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    Obama seeks to play down Edward Snowden’s importance

    Says he has not discussed case with Russia or China

    MOSCOW — President Barack Obama sought on Thursday to minimize the significance of a fugitive former national security contractor wanted for leaking government secrets, calling him a “29-year-old hacker” and suggesting that US frustration with China and Russia for apparently helping him evade extradition was not worth damaging relations with those countries.

    Obama’s remarks — his most extensive comments on the fugitive, Edward J. Snowden — came as new confusion swirled over Snowden’s ultimate destination, with Ecuador’s government issuing conflicting information on whether it had given him an authorized document of safe passage to travel to that country, where he is seeking asylum.

    Snowden, who turned 30 last week, has been ensconced out of sight at a Moscow airport international transit lounge since Sunday, when he arrived from Hong Kong despite a US effort to extradite him on criminal charges. There had been speculation that he would board a Havana-bound flight on Thursday but he did not, raising the possibility that his legal limbo could stretch into weeks in his odyssey to reach a third country.


    Obama, speaking to reporters in Dakar, Senegal, at the start of a trip to Africa, said he had not called the presidents of China or Russia on the Snowden case, because he did not want to elevate its importance. He said other nations should simply be willing to return Snowden to the United States as a matter of law enforcement.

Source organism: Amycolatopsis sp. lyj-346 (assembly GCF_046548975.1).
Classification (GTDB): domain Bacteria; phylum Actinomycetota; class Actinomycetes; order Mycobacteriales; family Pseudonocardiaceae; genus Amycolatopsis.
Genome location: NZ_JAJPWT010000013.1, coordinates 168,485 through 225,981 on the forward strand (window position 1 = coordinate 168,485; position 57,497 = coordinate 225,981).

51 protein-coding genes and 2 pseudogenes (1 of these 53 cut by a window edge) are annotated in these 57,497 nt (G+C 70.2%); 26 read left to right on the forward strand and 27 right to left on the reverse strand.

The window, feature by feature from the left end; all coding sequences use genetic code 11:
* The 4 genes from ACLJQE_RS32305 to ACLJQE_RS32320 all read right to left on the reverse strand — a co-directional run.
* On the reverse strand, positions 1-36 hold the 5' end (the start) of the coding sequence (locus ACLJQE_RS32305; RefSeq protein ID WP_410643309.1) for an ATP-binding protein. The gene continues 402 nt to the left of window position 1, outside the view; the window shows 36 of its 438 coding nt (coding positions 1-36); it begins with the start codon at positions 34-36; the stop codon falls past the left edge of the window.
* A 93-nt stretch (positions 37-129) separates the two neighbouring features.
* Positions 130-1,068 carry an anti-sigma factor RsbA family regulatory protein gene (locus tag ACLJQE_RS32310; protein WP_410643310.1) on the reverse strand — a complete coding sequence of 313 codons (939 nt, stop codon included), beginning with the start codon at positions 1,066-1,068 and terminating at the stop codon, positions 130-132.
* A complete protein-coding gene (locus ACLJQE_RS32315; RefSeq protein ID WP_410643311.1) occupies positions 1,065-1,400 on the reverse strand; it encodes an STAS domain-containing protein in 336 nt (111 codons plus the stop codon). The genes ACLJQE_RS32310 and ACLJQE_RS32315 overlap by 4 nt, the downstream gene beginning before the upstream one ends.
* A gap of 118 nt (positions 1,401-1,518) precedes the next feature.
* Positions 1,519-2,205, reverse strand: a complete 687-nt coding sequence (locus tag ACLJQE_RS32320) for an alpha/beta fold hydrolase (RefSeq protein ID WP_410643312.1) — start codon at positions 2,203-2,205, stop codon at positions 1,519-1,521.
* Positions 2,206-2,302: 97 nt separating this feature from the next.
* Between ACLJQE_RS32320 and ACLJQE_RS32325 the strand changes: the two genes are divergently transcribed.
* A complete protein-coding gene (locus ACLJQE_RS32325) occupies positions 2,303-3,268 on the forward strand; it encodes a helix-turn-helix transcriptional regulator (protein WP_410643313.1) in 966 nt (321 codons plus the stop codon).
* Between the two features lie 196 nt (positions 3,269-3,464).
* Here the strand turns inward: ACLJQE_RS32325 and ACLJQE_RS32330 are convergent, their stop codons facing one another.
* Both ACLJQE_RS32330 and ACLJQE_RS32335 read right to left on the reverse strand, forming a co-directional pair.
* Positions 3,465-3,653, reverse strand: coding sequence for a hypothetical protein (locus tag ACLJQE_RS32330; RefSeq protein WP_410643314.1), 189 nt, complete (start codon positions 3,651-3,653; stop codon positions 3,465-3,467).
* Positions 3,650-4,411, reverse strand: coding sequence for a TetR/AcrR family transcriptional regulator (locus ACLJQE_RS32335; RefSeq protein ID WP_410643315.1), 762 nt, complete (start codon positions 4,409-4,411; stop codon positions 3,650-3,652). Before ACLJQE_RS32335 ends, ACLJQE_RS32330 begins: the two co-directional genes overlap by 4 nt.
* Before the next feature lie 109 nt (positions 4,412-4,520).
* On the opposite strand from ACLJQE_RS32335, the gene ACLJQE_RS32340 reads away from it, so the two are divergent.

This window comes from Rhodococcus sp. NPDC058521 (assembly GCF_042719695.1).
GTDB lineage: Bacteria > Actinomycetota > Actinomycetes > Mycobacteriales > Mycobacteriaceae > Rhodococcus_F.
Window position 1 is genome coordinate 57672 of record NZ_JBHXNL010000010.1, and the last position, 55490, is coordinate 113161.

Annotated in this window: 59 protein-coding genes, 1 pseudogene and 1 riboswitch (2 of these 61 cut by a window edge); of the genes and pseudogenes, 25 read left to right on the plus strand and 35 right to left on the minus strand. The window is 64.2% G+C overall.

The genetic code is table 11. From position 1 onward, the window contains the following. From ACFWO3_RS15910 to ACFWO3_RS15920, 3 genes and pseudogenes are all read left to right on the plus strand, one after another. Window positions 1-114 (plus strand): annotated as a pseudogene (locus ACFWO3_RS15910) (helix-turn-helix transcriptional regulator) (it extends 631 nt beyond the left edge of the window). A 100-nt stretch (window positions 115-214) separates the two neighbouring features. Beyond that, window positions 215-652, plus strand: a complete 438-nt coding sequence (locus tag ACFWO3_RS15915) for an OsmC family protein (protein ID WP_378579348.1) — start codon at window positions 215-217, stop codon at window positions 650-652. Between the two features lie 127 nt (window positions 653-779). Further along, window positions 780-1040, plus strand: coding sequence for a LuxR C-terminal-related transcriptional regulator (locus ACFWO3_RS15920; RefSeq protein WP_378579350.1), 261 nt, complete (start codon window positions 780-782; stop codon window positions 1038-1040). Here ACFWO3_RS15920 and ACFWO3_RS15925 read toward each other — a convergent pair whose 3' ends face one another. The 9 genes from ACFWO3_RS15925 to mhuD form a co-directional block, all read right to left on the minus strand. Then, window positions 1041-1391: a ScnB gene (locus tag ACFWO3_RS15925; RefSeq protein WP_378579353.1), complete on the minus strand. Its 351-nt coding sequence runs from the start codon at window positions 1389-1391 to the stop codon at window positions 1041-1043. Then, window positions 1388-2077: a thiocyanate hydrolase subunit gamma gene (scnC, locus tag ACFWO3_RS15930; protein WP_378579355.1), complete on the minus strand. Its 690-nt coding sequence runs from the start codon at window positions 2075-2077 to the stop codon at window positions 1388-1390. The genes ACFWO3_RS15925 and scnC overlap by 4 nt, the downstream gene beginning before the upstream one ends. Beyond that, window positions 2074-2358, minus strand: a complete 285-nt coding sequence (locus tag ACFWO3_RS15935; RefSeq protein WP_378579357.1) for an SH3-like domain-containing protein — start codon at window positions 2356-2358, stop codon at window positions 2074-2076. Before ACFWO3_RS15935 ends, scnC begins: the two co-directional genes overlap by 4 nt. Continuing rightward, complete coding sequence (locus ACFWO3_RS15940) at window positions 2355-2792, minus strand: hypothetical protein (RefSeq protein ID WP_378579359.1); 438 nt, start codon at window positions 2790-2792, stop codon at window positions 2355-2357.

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    “This is something that routinely is dealt with,” Obama said. “This is not exceptional from a legal perspective. I’m not going to have one case suddenly being elevated to the point where I have to do wheeling and dealing and trading.”

    He rejected the suggestion that he might order the military to intercept any plane that might be carrying Snowden.

    “I’m not going to be scrambling jets to get a 29-year-old hacker,” Obama said.

    Snowden’s disclosures of US surveillance abroad have embarrassed the administration and raised debate about the government’s invasion of privacy. Snowden and his supporters, including the antisecrecy group WikiLeaks have called him a whistle-blower and a hero. Federal prosecutors have charged him with violating espionage laws, and some US legislators have said he is a traitor.


    Ecuador, which is protecting the WikiLeaks founder, Julian Assange, at its London embassy, has confirmed that Snowden has requested asylum and has suggested that he is a victim of human rights abuses by the United States. But Ecuador also has said the application process could take months.

    Adding to the legal questions of Snowden’s asylum request, government officials in Quito said Thursday that Ecuador had not authorized any travel documents that could be given to Snowden, whose passport has been revoked by the United States. Their assertions appeared to contradict Assange’s statements this week that Assange had been given a passage of safe travel.

    “The government of Ecuador has not authorized the issuance of any safe-conduct or refugee document that would permit Mr. Snowden to travel to our country,” Betty Tola, the secretary of political affairs, said.

    Officials in Ecuador also announced they were unilaterally renouncing US preferential trade privileges given to the country. Those privileges, worth hundreds of millions of dollars, were to expire at the end of July, and some doubted Congress would renewed them due to the countries’ strained relationship. The US Senate Foreign Relations Committee chairman warned Ecuador on Wednesday its “trade preferences could be revoked” if it granted Snowden’s asylum request.